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Source: Journal for the Scientific Study of Religion
Resulting in 6 citations.
1. Beck, Scott Herman
Cole, Bettie S.
Hammond, Judith A.
Religious Heritage and Premarital Sex: Evidence from a National Sample of Young Adults
Journal for the Scientific Study of Religion 30,2 (June 1991): 173-180.
Also: http://www.jstor.org/pss/1387211
Cohort(s): NLSY79
Publisher: Society for the Scientific Study of Religion
Keyword(s): Adolescent Fertility; Behavior; Gender Differences; Marital Status; Parental Influences; Racial Differences; Religious Influences; Sexual Activity; Sexual Behavior; Sexual Experiences/Virginity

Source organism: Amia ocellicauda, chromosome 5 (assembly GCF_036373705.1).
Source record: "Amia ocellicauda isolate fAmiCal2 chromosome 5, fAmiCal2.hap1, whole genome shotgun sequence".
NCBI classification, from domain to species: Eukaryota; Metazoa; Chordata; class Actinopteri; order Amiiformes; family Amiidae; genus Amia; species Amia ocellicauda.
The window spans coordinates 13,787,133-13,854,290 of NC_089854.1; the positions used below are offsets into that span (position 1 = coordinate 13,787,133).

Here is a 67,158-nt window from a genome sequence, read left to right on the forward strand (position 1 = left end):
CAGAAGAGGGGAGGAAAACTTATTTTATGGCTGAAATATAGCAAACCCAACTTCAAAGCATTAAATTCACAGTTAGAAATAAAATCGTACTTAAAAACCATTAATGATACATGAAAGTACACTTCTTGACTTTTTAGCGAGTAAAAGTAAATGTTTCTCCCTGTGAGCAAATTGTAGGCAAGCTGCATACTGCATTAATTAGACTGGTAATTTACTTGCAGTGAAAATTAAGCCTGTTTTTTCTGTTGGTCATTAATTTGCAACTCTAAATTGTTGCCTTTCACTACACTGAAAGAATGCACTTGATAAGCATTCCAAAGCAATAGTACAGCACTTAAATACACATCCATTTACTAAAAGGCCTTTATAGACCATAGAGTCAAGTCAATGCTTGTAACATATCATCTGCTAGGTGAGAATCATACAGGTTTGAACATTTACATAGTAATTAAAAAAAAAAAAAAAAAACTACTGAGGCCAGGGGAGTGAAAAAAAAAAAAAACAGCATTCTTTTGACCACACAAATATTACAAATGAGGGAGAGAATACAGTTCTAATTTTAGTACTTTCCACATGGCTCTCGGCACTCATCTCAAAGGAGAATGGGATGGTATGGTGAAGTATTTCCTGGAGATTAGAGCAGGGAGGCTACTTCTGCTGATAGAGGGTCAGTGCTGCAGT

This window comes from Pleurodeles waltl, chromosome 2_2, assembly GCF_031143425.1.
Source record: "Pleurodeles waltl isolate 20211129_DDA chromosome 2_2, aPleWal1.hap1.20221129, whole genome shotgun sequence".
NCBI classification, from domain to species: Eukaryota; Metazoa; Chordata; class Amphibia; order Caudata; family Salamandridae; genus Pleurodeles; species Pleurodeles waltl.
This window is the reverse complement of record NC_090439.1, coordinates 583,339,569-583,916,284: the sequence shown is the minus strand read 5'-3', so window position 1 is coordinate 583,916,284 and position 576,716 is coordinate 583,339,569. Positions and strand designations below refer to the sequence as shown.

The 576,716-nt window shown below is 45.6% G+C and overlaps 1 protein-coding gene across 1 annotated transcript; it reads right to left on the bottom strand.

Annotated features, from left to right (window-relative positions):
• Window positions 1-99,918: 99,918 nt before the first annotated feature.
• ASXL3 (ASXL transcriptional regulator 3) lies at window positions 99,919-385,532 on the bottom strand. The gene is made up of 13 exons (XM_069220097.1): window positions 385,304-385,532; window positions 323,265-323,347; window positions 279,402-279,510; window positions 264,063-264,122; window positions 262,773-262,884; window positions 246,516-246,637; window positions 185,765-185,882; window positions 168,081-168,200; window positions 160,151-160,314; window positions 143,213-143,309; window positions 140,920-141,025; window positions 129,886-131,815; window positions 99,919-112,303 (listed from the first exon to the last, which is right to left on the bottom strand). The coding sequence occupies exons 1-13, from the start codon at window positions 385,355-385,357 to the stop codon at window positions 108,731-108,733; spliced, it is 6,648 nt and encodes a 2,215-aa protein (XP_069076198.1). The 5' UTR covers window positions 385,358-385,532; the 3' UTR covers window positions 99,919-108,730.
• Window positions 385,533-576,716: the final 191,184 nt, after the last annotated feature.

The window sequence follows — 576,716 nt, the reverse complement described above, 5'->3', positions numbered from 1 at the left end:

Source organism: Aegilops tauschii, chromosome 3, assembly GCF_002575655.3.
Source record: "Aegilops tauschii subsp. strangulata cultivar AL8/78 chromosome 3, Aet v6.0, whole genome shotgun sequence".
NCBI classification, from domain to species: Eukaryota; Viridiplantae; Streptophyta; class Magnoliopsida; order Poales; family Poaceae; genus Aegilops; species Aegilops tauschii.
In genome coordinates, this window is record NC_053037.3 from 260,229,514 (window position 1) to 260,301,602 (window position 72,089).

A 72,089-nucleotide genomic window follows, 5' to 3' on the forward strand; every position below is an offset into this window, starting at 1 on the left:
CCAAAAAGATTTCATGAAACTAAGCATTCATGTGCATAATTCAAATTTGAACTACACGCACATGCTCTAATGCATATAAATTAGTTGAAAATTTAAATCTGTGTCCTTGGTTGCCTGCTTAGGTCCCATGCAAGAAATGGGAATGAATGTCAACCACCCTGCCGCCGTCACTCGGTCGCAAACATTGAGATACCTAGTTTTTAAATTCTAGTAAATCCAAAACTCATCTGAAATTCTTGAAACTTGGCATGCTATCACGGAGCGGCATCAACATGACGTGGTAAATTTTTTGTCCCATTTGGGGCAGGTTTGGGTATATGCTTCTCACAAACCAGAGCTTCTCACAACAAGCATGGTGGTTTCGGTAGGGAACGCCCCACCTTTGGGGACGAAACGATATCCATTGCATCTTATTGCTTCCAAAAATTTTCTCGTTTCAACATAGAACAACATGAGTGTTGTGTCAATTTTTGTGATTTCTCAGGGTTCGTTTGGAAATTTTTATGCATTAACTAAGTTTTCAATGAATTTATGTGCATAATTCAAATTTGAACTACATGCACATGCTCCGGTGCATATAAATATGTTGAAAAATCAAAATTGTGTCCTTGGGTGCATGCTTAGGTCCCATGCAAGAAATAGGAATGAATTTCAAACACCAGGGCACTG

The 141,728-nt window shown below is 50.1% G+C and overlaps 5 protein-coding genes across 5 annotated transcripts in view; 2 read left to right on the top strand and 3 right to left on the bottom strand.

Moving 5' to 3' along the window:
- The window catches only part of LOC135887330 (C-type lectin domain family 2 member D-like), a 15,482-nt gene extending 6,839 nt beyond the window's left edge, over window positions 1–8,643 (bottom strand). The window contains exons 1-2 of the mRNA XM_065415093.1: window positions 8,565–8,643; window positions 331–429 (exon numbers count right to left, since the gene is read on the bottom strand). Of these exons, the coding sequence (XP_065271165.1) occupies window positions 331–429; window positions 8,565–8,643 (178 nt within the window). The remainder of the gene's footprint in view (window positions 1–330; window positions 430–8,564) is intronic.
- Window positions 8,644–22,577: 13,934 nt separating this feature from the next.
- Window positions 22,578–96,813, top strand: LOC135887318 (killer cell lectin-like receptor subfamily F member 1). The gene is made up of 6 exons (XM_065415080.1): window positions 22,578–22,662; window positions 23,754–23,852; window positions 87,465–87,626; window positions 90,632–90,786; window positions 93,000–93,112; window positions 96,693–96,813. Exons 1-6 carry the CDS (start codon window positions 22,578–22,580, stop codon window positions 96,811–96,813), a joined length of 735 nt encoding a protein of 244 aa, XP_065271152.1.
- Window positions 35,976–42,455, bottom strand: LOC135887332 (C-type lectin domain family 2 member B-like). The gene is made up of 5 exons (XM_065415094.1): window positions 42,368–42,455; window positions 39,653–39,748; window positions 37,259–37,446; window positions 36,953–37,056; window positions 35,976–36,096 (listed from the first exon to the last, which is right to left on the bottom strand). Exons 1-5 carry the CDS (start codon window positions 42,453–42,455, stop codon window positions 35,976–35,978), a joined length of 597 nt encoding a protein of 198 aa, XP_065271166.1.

Previous studies on attitudes or behavior regarding premarital sex of teenagers and young adults have generally found that while measures of religiosity are important, church affiliation has little, if any, impact. However, most of these studies used crude categorizations of affiliation. In this study, a more specific typology of religious organizations is created to assess the impact of religious heritage (parents' religious affiliation), as well as the affiliations of the young respondents, on premarital sexual intercourse. Data from the 1979 and 1983 interviews of the NLSY were used and four subsamples were created: white females, white males, black females and black males. Logistic regression was used to model the effects of religious affiliation contrasts along with control variables on two dichotomous dependent variables, premarital sex and teenage sex. For both white females and white males, a heritage of institutionalized sect membership produced the lowest likelihoods of premarital sex. In certain models for the female and male white samples, Fundamentalists and Baptists also displayed lower probabilities of premarital sex compared to the contrast group of Mainline Protestants. Affiliation differences in premarital sex behavior were muted in the black samples, and among black males there were no significant differences. In special subsamples of white female and male the institutionalized sect group exhibited the lowest probabilities of premarital sex, even when controlling for church attendance. It thus appears that religious heritage is a relevant factor not only in the formation of attitudes regarding sexuality but also in regard to sexual behavior of adolescents and young adults.